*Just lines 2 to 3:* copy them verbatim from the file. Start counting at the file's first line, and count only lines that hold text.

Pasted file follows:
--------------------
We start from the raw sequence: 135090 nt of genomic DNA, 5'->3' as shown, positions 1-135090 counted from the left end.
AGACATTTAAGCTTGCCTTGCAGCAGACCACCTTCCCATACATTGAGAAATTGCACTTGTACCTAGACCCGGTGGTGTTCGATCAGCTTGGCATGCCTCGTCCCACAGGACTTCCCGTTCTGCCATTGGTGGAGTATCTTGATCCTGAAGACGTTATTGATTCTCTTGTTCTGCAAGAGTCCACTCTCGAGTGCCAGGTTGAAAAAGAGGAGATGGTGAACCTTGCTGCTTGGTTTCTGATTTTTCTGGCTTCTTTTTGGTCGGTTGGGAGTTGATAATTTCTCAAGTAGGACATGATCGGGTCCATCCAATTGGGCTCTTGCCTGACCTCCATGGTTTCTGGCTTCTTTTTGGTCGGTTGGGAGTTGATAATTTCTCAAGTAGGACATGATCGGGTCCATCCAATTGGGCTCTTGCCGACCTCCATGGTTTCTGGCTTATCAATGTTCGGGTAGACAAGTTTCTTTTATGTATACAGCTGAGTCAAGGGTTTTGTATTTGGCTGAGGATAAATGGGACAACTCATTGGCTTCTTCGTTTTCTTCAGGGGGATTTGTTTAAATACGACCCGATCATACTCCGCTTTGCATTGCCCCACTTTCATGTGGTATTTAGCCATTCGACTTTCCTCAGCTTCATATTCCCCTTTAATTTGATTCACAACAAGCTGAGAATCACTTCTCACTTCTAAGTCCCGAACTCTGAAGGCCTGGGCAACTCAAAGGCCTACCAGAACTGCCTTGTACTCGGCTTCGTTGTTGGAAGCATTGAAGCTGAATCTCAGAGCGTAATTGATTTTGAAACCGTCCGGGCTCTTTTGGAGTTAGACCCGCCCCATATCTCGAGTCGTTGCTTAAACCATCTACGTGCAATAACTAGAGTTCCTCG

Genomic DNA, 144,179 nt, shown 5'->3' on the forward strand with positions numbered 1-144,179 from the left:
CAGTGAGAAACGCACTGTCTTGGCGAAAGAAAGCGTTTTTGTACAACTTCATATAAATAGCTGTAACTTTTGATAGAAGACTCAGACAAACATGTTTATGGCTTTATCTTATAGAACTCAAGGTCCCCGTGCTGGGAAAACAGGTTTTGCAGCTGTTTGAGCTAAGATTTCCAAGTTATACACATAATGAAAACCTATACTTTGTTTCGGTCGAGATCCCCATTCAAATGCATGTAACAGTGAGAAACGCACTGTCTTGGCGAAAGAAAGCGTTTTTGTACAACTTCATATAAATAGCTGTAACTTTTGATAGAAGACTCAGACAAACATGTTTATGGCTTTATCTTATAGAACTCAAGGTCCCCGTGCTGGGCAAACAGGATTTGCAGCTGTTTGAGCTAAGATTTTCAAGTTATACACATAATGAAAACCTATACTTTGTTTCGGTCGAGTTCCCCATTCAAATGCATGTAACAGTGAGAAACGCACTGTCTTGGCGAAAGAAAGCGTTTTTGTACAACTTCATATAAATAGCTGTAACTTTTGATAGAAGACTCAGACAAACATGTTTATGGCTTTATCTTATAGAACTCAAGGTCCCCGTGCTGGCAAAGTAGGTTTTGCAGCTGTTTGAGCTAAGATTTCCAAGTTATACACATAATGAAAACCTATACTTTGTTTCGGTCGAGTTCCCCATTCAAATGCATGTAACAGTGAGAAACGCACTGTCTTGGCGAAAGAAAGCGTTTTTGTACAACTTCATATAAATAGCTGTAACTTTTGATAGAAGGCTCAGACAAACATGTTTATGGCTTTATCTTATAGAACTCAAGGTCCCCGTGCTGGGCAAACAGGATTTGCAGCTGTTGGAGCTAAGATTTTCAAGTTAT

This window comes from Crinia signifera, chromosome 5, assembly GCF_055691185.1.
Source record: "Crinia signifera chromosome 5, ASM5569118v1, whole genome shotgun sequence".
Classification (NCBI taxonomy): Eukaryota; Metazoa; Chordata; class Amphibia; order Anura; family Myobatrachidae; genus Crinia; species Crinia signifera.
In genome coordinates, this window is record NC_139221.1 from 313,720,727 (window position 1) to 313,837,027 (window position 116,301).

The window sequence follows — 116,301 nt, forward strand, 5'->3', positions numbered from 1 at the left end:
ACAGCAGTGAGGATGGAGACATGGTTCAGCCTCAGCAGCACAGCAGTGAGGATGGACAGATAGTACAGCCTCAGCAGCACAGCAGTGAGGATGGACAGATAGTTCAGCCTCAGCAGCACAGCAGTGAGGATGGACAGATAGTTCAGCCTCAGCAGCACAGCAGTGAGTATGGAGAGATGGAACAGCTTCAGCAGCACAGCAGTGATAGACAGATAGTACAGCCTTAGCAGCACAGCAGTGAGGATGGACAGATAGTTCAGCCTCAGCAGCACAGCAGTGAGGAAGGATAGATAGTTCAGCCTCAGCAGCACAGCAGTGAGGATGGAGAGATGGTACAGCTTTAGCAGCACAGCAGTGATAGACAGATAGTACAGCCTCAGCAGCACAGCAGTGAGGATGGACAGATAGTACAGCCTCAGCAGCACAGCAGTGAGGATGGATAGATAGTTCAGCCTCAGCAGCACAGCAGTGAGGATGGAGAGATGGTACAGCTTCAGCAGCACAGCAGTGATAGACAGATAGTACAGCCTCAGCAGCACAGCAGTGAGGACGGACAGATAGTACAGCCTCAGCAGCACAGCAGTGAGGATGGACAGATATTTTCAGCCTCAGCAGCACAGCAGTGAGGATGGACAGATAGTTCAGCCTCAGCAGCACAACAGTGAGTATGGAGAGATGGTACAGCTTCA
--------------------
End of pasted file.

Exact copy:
AGACATTTAAGCTTGCCTTGCAGCAGACCACCTTCCCATACATTGAGAAATTGCACTTGTACCTAGACCCGGTGGTGTTCGATCAGCTTGGCATGCCTCGTCCCACAGGACTTCCCGTTCTGCCATTGGTGGAGTATCTTGATCCTGAAGACGTTATTGATTCTCTTGTTCTGCAAGAGTCCACTCTCGAGTGCCAGGTTGAAAAAGAGGAGATGGTGAACCTTGCTGCTTGGTTTCTGATTTTTCTGGCTTCTTTTTGGTCGGTTGGGAGTTGATAATTTCTCAAGTAGGACATGATCGGGTCCATCCAATTGGGCTCTTGCCTGACCTCCATGGTTTCTGGCTTCTTTTTGGTCGGTTGGGAGTTGATAATTTCTCAAGTAGGACATGATCGGGTCCATCCAATTGGGCTCTTGCCGACCTCCATGGTTTCTGGCTTATCAATGTTCGGGTAGACAAGTTTCTTTTATGTATACAGCTGAGTCAAGGGTTTTGTATTTGGCTGAGGATAAATGGGACAACTCATTGGCTTCTTCGTTTTCTTCAGGGGGATTTGTTTAAATACGACCCGATCATACTCCGCTTTGCATTGCCCCACTTTCATGTGGTATTTAGCCATTCGACTTTCCTCAGCTTCATATTCCCCTTTAATTTGATTCACAACAAGCTGAGAATCACTTCTCACTTCTAAGTCCCGAACTCTGAAGGCCTGGGCAACTCAAAGGCCTACCAGAACTGCCTTGTACTCGGCTTCGTTGTTGGAAGCATTGAAGCTGAATCTCAGAGCGTAATTGATTTTGAAACCGTCCGGGCTCTTTTGGAGTTAGACCCGCCCCATATCTCGAGTCGTTGCTTAAACCATCTACGTGCAATAACTAGAGTTCCTCG

Genomic DNA, 144,179 nt, shown 5'->3' on the forward strand with positions numbered 1-144,179 from the left: